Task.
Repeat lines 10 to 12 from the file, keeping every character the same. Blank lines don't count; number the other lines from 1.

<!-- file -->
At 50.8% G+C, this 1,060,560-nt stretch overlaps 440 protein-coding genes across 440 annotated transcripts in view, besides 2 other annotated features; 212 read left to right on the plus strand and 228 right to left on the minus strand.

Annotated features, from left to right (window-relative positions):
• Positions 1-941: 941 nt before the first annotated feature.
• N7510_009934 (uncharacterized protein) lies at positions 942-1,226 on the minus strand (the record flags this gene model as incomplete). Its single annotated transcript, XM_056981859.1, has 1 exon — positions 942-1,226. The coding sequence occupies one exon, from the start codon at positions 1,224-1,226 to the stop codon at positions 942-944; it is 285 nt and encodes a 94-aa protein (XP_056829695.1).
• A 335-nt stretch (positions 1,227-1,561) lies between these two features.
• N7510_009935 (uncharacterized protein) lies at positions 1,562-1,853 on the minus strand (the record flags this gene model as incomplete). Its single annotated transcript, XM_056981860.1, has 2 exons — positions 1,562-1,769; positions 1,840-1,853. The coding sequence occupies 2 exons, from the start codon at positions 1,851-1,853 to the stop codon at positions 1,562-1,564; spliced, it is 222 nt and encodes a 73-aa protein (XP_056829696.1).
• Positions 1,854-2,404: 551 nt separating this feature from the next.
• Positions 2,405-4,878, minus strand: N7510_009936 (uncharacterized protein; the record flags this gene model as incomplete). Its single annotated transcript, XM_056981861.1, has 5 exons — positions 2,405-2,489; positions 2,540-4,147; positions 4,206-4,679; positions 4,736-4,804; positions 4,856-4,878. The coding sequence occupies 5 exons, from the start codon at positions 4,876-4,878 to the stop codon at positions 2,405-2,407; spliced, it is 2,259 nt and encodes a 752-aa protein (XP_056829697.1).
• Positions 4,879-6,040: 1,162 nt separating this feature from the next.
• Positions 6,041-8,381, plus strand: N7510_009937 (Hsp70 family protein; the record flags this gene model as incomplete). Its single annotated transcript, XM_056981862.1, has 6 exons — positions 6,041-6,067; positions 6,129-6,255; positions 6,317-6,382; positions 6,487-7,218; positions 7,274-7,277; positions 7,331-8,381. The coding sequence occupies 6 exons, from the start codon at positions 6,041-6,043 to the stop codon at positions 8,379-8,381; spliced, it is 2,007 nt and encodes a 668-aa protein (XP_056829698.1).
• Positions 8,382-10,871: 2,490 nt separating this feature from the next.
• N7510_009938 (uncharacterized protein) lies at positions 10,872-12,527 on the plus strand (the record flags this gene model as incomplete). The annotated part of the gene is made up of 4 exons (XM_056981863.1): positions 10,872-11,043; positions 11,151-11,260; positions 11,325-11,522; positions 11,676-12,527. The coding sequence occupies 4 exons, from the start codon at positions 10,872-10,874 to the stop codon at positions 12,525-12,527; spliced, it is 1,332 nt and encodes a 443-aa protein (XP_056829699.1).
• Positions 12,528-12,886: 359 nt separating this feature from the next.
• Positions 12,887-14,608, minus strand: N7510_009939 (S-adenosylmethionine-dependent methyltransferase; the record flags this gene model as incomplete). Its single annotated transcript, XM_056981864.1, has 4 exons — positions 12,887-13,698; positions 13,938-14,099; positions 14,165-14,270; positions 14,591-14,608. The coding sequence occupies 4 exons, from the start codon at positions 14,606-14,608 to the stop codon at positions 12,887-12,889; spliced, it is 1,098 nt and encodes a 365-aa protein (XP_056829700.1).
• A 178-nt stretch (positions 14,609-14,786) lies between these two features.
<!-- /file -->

• Positions 6,041-8,381, plus strand: N7510_009937 (Hsp70 family protein; the record flags this gene model as incomplete). Its single annotated transcript, XM_056981862.1, has 6 exons — positions 6,041-6,067; positions 6,129-6,255; positions 6,317-6,382; positions 6,487-7,218; positions 7,274-7,277; positions 7,331-8,381. The coding sequence occupies 6 exons, from the start codon at positions 6,041-6,043 to the stop codon at positions 8,379-8,381; spliced, it is 2,007 nt and encodes a 668-aa protein (XP_056829698.1).
• Positions 8,382-10,871: 2,490 nt separating this feature from the next.
• N7510_009938 (uncharacterized protein) lies at positions 10,872-12,527 on the plus strand (the record flags this gene model as incomplete). The annotated part of the gene is made up of 4 exons (XM_056981863.1): positions 10,872-11,043; positions 11,151-11,260; positions 11,325-11,522; positions 11,676-12,527. The coding sequence occupies 4 exons, from the start codon at positions 10,872-10,874 to the stop codon at positions 12,525-12,527; spliced, it is 1,332 nt and encodes a 443-aa protein (XP_056829699.1).